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Facebook offers bounty up to $40,000 for reporting rule-violating use of data

We’ve all seen the videos and memes of Facebook founder and CEO Mark Zuckerberg as he withstood 2 days of questioning by American congress regarding the Cambridge Analytica (CA) and data leak scandal.

What many didn’t notice was that before Zuckerberg entered the building, Facebook had released their newest tool for fighting data leaks in the future.

In a Newsroom post, Facebook’s Head of Product Security, Collin Greene announced the launching of their newest offense against data leaks such as with CA.

The Data Abuse Bounty.

The Data Abuse Bounty

Inspired by their successful million-dollar bug bounty program, which provided bug hunters financial incentives if they were able to find security bugs in the system, the Data Abuse Bounty was created to encourage users and researchers to help Facebook stop unlawful use of their users’ data.

The Bug Bounty program rewarded researchers and hackers for finding security holes in Facebook’s various platforms in order to protect it from malicious attacks.

Although the Bug Bounty goes across Facebook’s various platforms including Instagram, the Data Abuse Bounty is currently only applicable for Facebook’s main platform.

The bounty will focus on “incentivizing anyone to report apps collecting user data and passing it off to malicious parties to be exploited.” To be eligible for a reward, the application you report must affect at least 10k users, have a clear or “definitive” pattern of abuse of data, and is a case that is not currently being investigated by Facebook.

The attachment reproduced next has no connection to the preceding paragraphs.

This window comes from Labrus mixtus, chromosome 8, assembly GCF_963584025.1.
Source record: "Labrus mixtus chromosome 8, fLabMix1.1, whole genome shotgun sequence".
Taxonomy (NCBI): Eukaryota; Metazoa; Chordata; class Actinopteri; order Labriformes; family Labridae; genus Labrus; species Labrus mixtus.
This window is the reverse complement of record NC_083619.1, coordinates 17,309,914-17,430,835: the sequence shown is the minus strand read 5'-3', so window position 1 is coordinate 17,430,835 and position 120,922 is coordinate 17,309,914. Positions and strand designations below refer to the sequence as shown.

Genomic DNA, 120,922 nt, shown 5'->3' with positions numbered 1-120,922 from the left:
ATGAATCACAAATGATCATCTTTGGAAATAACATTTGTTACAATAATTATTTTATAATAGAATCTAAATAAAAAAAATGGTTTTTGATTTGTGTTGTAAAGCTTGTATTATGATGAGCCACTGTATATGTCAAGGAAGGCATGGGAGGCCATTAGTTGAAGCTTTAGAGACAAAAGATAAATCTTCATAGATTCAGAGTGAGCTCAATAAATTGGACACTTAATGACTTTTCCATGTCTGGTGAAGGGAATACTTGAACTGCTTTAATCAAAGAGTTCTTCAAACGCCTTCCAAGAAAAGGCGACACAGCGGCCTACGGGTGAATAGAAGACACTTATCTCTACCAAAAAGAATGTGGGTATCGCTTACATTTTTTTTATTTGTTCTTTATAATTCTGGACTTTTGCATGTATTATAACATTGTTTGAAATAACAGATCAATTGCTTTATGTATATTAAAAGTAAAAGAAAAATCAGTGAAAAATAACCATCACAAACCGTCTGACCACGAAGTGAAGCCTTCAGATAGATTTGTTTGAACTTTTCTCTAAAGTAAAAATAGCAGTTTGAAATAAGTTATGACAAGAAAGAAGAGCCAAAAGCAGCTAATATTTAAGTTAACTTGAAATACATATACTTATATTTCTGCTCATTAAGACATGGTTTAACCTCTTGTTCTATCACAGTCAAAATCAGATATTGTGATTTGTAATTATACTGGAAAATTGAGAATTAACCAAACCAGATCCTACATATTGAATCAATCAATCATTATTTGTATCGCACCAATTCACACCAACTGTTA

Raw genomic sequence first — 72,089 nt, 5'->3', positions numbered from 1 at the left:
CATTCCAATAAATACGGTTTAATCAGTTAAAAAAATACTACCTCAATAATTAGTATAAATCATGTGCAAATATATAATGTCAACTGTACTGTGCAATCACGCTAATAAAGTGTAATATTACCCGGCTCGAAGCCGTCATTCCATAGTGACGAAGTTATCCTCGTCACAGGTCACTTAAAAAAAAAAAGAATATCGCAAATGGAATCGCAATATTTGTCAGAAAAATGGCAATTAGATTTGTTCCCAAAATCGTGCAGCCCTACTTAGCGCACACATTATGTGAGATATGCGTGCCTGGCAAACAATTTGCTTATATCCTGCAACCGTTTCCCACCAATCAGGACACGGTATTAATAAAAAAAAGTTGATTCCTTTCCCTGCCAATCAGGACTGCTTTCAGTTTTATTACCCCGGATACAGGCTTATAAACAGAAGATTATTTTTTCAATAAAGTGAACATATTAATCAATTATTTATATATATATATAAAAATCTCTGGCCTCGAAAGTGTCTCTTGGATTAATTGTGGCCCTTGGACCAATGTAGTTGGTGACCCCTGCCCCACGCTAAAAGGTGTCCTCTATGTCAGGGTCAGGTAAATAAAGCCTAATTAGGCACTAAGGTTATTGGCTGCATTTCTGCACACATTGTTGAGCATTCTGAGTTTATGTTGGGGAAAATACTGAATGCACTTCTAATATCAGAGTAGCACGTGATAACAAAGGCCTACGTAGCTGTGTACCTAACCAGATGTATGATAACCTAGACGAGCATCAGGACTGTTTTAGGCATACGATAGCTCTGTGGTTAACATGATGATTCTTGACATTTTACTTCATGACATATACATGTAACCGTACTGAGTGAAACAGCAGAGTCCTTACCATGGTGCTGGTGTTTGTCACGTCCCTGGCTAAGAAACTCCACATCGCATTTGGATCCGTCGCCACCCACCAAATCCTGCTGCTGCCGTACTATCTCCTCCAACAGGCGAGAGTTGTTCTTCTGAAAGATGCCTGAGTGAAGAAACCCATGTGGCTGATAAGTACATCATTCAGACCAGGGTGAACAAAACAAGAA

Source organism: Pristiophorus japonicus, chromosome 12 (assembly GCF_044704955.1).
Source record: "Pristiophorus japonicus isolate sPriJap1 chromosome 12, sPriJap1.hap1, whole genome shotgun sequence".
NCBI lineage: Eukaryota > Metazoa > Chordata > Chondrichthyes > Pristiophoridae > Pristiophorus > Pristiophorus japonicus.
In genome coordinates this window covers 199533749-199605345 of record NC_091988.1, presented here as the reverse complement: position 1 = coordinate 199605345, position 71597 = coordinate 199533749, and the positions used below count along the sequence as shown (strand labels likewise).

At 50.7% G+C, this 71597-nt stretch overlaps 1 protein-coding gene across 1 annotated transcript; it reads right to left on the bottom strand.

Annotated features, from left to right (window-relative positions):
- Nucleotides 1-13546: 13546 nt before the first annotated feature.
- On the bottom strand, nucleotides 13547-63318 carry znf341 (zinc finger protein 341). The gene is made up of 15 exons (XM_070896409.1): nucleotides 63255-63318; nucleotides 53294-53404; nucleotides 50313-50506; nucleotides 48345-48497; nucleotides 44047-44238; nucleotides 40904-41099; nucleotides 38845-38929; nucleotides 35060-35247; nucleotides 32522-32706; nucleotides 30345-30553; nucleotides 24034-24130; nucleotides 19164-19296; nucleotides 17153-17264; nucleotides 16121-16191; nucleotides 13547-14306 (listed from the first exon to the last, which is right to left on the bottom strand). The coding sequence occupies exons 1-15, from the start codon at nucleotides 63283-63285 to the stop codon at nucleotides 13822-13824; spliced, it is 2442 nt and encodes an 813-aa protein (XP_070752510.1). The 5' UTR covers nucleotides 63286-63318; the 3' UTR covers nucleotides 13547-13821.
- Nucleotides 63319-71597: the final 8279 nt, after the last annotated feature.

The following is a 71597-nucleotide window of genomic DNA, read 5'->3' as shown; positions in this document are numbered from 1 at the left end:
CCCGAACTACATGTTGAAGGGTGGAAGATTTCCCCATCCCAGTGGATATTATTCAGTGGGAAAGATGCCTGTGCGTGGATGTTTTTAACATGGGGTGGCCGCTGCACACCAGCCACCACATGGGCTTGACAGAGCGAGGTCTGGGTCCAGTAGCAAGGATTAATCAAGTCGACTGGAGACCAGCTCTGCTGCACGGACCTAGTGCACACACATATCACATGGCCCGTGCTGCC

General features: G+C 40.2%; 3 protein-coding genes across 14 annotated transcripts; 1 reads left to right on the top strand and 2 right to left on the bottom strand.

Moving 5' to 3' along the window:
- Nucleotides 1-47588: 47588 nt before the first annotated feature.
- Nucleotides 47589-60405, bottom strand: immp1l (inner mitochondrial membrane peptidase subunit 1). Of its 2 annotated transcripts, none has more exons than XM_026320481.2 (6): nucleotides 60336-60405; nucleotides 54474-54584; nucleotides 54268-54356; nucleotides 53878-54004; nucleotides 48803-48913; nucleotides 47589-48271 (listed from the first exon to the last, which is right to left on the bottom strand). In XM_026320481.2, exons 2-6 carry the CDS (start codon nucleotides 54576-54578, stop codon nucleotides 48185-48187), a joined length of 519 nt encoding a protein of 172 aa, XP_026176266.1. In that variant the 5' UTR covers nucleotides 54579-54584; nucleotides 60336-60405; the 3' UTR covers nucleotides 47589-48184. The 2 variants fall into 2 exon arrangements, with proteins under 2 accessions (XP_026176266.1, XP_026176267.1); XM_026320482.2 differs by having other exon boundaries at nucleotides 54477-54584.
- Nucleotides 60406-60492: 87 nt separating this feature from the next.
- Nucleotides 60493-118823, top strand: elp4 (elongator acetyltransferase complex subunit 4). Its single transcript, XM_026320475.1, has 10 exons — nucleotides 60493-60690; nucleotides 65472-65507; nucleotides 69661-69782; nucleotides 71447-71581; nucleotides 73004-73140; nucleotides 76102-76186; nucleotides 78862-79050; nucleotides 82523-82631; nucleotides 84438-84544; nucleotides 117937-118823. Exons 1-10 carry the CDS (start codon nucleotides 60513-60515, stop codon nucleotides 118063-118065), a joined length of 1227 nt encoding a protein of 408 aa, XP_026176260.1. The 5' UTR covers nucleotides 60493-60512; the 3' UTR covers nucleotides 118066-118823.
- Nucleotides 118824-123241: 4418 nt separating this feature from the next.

You can learn more about the terms here.

That means payments will be given on a first-come, first served model. The social network has also stated that there will be no retroactive payments, so journalists that brought the CA data leak to light shouldn’t hold their breath for commission.

Not a lot of details have come out on how the social network will be calculating payments, but it has been announced that the minimum will be 500USD. Since it was inspired by the Bug Bounty, it is important to note that bug bounties have been paid up to 40k USD.

Apps that are found to be abusing data, such as selling them to 3rd party buyers may have their apps terminated from Facebook, have an “Initiation of a forensic audit of related systems,” and may have legal action taken against them.

The Data Abuse Bounty is the first of its kind and may change how other social networks and how the internet could find weakness in their systems in the future.


Cracking down on the platform’s abuse

Since CA’s whistleblower came out, Facebook has been trying to boost and heal its reputation with a series of security and other releases.

In a March Newsroom post, Facebook mentioned what developers and users should expect in the future. Last week, Facebook released an infographic detailing what steps have already been taken to improve the platform’s security and the safety of its users’ data.


In the bottom of the post, Facebook does mention an expansion of their Bug Bounty program which has now been revealed as the Data Abuse Bounty.

It is important to note that Facebook is also encouraging more whistle blowers, stating that they will not be subject to legal action if their report is legitimate.

“A door is always open if a whistleblower wants to say there’s something sketchy here,” Stated Greene to CNBC.

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